Wheels Up lands in Geneva
Airshows are filled with record orders that never deliver. And re-signings of old ones that have been tweaked. So it is refreshing to see Wheels Up exercise an option on another 35 King Airs with Textron Aviation. It is another example of the membership programme trying to shake up business aviation.
When it launched there were a lot of sceptics about its King Air membership programme.
This did not bother Kenny Dichter, Wheels Up’s founder. As one of the greatest salespeople in aviation he – and his team – thrive on overcoming objections. And he was confident his numbers would add up.
Some 18 months later, his sales pitch clearly working. Wheels Up now has about 1,350 members – including more than 100 corporate members.
Dichter expects to add at least another 800 members by the end of this year. Wheels Up expects its members to fly 25,000 hours in 2015 giving it revenues of $150 million. It plans to double its revenue to $300 million in 2016.
Whilst these figures are impressive, Dichter is now focused on technology and what he calls “social aviation”. The main part of this is the innovative Wheels Up app created by eight in-house developers which launched last month. The app allows a Wheels Up member to sell seats and share costs on a flight they have booked.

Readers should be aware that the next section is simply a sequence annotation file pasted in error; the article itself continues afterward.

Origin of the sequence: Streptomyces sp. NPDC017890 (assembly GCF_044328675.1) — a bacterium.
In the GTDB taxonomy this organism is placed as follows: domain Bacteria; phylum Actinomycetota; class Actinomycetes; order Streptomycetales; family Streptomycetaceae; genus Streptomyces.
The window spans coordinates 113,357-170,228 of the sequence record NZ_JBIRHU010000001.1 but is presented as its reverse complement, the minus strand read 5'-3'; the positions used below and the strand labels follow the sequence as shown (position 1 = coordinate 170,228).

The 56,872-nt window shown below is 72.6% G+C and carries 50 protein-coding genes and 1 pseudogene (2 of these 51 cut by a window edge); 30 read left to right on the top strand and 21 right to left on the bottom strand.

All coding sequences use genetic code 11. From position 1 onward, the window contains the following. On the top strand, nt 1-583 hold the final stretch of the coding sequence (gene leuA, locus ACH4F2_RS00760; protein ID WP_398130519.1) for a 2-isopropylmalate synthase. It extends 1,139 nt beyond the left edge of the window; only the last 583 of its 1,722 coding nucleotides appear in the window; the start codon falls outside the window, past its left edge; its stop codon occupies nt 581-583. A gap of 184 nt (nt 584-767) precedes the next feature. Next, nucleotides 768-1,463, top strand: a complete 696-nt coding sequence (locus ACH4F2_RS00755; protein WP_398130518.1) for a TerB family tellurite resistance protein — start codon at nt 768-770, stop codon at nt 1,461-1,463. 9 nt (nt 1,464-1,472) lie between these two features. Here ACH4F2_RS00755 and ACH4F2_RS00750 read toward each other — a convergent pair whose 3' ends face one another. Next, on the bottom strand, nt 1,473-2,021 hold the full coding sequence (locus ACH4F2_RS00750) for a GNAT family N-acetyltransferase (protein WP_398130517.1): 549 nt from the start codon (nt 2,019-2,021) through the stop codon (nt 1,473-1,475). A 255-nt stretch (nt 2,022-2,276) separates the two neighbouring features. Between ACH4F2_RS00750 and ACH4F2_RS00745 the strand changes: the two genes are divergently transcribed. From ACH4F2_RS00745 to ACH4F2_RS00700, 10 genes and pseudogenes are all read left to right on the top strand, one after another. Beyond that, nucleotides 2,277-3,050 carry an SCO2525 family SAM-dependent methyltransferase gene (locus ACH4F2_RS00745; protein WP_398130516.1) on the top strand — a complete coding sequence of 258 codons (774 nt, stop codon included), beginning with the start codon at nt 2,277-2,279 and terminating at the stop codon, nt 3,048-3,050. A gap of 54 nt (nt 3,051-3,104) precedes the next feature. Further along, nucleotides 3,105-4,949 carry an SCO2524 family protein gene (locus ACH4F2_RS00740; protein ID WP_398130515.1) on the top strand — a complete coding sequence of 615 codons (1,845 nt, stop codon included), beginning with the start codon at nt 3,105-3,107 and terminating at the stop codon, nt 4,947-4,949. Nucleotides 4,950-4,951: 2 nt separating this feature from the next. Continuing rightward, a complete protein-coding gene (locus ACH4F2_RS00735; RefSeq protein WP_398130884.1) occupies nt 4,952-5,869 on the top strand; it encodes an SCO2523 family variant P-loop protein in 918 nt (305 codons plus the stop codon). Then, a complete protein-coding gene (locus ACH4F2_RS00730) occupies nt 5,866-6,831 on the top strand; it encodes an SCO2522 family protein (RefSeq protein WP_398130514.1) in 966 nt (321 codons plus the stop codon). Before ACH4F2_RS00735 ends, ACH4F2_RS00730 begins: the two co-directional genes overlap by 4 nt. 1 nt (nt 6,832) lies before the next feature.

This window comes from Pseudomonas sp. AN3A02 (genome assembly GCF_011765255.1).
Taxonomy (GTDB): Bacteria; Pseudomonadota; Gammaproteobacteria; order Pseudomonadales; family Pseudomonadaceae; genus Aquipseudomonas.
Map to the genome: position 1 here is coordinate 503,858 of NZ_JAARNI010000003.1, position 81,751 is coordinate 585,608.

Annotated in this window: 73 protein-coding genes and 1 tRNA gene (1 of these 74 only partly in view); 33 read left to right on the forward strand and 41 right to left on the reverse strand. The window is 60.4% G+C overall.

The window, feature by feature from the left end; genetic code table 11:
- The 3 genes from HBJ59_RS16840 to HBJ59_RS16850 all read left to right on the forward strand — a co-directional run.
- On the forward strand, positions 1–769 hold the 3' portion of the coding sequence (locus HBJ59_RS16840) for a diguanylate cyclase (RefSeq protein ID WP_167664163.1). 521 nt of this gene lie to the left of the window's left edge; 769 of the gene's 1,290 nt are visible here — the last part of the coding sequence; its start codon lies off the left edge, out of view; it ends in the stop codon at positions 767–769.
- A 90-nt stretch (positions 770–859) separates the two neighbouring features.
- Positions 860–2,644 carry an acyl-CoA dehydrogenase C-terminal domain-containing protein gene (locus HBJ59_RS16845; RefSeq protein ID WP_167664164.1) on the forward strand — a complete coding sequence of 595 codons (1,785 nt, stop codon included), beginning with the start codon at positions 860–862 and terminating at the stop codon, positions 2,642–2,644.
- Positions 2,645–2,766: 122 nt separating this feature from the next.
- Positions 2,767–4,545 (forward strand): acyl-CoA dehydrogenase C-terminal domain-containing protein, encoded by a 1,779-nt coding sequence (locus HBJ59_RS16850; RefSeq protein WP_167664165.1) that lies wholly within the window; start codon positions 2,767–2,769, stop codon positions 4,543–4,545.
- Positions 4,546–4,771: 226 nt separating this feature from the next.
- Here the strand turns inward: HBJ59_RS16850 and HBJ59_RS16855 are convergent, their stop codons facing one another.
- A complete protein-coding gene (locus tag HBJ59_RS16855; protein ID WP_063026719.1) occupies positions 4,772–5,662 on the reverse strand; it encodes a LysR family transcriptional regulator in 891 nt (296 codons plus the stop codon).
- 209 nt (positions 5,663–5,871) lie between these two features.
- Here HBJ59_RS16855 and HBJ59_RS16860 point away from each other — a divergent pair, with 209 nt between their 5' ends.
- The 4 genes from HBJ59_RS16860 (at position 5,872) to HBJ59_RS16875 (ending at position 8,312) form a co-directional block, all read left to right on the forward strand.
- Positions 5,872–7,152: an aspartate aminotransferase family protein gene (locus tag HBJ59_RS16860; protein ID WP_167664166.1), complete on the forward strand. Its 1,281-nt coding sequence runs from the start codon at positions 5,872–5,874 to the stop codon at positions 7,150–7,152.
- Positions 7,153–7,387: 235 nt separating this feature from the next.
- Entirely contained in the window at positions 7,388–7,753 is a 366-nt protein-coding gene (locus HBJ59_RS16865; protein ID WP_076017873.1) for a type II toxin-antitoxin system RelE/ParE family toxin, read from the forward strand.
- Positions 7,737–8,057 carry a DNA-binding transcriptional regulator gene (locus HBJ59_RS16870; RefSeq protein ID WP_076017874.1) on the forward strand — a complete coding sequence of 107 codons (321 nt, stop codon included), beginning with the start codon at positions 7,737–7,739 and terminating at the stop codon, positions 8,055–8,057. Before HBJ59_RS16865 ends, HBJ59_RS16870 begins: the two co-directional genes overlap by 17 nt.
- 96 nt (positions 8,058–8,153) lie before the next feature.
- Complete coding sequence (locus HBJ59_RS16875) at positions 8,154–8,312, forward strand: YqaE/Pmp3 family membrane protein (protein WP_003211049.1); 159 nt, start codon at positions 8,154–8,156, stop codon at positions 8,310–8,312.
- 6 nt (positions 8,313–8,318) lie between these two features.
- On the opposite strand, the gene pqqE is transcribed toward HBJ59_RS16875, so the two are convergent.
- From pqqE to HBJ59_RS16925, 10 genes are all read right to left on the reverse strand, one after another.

Lots of others have tried flight sharing and failed. Wheels Up is confident it will work and initial results have been very promising. Dichter believes the app will get the Millennial set flying privately much earlier in the lives than we have seen in the past (the average age of a jet owner is 64 years old). Wheels Up is launching a new membership tier where members could ride share and receive some other benefits.
By 2020, Dichter expects Wheels Up to have around 8,500 individual members, 2000 corporates and an additional 10,000 members, who would have the Wheels Up App on their phones with the ability to hitch a ride.
That is a lot more sales to close, but Dichter is confident.